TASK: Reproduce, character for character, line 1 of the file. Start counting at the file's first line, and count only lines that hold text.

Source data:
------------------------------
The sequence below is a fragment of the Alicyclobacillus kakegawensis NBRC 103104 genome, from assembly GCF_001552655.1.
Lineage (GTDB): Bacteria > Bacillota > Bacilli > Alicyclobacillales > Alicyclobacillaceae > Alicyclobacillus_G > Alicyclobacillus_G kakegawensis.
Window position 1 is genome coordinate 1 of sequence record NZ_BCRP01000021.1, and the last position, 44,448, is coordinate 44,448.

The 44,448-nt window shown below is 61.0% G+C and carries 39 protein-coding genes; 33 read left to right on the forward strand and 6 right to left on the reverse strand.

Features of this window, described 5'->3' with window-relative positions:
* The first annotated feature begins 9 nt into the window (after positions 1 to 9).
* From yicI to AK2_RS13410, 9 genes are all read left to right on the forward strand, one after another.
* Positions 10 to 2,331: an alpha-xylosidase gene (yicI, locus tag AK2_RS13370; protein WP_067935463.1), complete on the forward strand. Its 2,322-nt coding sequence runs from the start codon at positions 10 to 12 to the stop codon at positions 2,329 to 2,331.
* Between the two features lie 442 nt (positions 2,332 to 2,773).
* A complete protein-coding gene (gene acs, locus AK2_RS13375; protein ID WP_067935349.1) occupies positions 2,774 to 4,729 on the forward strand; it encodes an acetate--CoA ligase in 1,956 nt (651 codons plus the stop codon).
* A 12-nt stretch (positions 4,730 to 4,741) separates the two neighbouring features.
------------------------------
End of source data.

The sequence below is a fragment of the Alicyclobacillus kakegawensis NBRC 103104 genome, from assembly GCF_001552655.1.